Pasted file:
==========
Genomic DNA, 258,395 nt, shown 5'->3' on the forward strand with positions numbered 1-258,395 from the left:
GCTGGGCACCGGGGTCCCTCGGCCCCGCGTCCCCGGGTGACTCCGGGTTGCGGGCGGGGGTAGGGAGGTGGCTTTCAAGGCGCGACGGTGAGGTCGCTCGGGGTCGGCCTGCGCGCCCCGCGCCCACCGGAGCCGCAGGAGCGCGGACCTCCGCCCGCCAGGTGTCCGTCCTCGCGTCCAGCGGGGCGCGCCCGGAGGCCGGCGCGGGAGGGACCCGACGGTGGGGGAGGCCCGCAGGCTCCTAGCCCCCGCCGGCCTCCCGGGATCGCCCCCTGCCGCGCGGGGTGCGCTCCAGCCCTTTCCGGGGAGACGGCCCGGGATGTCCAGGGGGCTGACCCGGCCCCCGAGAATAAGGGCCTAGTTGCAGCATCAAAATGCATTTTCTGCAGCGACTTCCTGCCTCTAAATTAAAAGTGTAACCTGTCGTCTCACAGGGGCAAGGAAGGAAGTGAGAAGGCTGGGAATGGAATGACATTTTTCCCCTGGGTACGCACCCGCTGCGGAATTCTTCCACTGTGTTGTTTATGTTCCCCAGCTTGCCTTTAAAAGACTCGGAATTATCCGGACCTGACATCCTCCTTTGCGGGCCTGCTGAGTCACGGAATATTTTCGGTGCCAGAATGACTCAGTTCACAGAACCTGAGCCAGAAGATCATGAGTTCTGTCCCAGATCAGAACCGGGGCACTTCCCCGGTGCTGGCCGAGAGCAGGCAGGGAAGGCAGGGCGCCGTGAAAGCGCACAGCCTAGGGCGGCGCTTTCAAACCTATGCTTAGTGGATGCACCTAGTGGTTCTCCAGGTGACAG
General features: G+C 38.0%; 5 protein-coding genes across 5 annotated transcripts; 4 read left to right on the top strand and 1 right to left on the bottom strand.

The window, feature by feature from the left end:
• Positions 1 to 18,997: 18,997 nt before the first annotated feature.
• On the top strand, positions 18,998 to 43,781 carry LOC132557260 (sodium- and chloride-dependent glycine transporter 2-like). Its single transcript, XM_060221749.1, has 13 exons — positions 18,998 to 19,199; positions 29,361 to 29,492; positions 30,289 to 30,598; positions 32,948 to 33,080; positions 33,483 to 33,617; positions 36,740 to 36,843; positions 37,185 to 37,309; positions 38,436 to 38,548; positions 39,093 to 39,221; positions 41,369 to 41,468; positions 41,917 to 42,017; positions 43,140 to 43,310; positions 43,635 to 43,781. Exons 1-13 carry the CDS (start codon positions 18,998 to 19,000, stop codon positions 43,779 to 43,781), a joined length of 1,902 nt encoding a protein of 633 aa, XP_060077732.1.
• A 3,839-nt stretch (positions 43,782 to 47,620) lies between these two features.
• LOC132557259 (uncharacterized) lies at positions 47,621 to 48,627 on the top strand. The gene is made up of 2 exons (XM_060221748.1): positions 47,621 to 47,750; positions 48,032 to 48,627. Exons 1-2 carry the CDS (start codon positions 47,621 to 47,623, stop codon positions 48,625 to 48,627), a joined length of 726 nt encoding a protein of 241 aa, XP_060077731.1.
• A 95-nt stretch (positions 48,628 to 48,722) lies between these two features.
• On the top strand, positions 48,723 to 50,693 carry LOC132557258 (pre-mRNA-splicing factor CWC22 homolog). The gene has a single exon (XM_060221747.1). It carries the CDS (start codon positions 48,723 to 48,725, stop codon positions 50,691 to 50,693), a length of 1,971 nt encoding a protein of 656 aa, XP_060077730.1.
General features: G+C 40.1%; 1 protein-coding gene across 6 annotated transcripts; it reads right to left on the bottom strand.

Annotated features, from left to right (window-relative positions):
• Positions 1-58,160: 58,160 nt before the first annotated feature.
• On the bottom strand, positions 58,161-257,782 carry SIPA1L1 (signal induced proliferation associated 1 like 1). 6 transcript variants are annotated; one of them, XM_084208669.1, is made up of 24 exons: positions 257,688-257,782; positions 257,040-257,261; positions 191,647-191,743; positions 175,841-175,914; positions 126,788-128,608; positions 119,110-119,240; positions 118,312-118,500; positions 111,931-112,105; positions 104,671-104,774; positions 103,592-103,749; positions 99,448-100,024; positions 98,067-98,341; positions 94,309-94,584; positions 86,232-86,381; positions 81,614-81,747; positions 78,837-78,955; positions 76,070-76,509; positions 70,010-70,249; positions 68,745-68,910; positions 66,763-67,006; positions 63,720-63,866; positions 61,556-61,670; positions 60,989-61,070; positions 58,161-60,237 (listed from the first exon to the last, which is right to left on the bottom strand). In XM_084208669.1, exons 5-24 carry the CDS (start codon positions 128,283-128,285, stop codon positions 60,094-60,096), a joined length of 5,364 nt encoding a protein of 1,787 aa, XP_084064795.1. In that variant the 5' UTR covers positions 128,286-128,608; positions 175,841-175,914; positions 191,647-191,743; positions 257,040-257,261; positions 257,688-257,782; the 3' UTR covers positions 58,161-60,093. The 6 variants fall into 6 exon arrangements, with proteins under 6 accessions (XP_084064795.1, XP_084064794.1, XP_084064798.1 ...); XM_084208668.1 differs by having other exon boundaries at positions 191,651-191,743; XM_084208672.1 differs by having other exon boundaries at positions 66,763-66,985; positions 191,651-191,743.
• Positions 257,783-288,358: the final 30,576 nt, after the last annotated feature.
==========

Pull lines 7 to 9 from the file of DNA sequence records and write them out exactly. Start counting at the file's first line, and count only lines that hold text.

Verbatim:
• A 3,839-nt stretch (positions 43,782 to 47,620) lies between these two features.
• LOC132557259 (uncharacterized) lies at positions 47,621 to 48,627 on the top strand. The gene is made up of 2 exons (XM_060221748.1): positions 47,621 to 47,750; positions 48,032 to 48,627. Exons 1-2 carry the CDS (start codon positions 47,621 to 47,623, stop codon positions 48,625 to 48,627), a joined length of 726 nt encoding a protein of 241 aa, XP_060077731.1.
• A 95-nt stretch (positions 48,628 to 48,722) lies between these two features.